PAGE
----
Bruins notebook

Stay-at-home defenseman

Ward is hoping to avoid a trade

Email|Print| Text size + By Fluto Shinzawa
Globe Staff / February 20, 2008

RALEIGH, N.C. - As a rule, players with expiring contracts are often the first ones to be shipped out come trade time.

At last year's NHL trade deadline, impending unrestricted free agents such as Ryan Smyth, Bill Guerin, Todd Bertuzzi, and Martin Biron found themselves on new clubs.

This month, Carolina swapped UFAs-to-be Cory Stillman and Mike Commodore to Ottawa for Joe Corvo and Patrick Eaves.

By this premise, Aaron Ward, in the last season of a two-year contract worth an annual $2.75 million, would be considered a likely Bruin to be dealt before next Tuesday's 3 p.m. deadline.

But the 35-year-old Ward, who has won three Stanley Cup rings, projects to be too valuable a commodity for general manager Peter Chiarelli to give up.

Ward, one of the most vocal players on the team, has shrugged off four injuries - concussion, ankle sprain, broken foot, and throat bruise - to serve as a consistent top-four defenseman on a club that's struggled on the back line lately. Ward has put up a 4-5 -9 line in 46 games (23:03 of ice time last night) despite feeling the effects of his latest injury.

"I don't feel 100 percent comfortable," said Ward, who was jabbed in the throat by Penguins defenseman Sergei Gonchar last Wednesday, a blow that caused cartilage damage and forced Ward to remain in Pittsburgh overnight. "I've got some wind issues. I'm turning beet-red on the bench."

Ward has blocked a team-high 86 shots and has been credited with 102 hits. He's been a valuable component of coach Claude Julien's box-plus-one defensive system, taking away space in the middle of the ice and playing effectively in the corners when he chases down pucks.

As a veteran who's been traded three times, Ward acknowledges that players can be moved at an instant.

"You get used to that part of the game," said Ward. "It's part of the business."

But he is hoping a fourth trade doesn't happen within the next week.

Hat trick

After last night's 3-2 shootout win, Milan Lucic held court in the dressing room wearing a white hard hat, his reward for a gutsy performance. The Bruins recently introduced the concept to recognize players who have contributed in more ways than recording goals, assists, or saves. Lucic got the honor for his pair of fights - against ex-Bruin Wade Brookbank, then Tim Gleason. In the first period, after Lucic belted Scott Walker and was called for roughing, Brookbank sought him out after he served the penalty. "He was backing up and showing me up," said Lucic. "You don't want to be showed up, so I had to get in there and stick up for myself." Lucic initiated the second fight after Gleason steamrolled Marc Savard late in the third period.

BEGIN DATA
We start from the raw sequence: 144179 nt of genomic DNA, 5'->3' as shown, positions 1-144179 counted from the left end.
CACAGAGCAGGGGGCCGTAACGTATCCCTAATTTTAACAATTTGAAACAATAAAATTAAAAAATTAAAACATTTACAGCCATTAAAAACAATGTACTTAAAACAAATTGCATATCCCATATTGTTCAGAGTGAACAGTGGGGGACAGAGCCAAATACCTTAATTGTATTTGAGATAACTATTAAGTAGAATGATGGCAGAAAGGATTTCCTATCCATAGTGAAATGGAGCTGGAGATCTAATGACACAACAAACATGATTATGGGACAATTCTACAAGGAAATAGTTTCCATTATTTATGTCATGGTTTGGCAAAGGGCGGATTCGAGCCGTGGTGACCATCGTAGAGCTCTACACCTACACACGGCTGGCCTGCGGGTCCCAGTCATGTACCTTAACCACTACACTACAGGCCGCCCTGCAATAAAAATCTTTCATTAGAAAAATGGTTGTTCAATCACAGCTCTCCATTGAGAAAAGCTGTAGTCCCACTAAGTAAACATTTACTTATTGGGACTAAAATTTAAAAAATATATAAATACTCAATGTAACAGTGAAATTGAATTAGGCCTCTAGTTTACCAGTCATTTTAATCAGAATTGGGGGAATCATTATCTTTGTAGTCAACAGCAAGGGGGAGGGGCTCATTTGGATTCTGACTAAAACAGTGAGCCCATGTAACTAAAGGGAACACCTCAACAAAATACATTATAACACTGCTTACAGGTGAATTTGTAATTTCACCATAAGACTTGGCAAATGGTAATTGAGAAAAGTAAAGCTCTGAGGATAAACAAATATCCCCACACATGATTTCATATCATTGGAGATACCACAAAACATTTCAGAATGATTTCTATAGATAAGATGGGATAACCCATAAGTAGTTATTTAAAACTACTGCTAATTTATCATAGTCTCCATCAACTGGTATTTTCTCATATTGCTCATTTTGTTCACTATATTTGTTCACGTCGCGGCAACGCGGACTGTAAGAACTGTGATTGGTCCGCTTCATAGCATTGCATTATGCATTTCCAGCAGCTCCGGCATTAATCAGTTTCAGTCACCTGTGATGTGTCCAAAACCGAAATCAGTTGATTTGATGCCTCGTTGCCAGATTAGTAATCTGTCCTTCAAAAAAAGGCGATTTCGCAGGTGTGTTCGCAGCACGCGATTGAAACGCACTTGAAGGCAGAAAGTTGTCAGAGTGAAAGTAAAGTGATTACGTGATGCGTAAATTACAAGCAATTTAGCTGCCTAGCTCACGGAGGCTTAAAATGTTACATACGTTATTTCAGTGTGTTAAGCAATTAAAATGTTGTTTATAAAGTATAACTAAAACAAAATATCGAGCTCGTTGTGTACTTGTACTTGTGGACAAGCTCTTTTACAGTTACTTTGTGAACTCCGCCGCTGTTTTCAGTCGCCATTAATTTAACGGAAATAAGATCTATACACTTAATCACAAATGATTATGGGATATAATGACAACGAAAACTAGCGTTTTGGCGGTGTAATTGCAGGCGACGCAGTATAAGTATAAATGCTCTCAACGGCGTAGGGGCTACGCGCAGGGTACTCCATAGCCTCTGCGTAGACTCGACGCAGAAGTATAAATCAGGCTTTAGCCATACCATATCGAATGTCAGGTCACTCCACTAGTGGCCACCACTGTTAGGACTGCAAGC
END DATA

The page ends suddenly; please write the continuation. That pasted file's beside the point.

Bodnarchuk signs

The Bruins signed defenseman Andrew Bodnarchuk, the 128th pick of the 2006 draft, to a three-year contract. Bodnarchuk, captain of the Halifax Mooseheads of the Quebec Major Junior Hockey League, has 9 goals and 32 assists in 55 games this season. "He plays a lot of minutes and is a kid who brings an offensive flavor to the surface," said Don Sweeney, Boston's director of hockey operations and player development. "He also has a competitive nature. At his size, that's going to have to be a staple of his game." The 5-foot-11-inch, 190-pound Bodnarchuk will remain with Halifax for the rest of the year, then most likely join Providence if the P-Bruins are still playing . . . Petteri Nokelainen is not entirely over the flu-like symptoms that kept him out of practice Monday. Nokelainen skated yesterday morning but didn't play last night . . . Peter Schaefer (shin) missed his sixth straight game.

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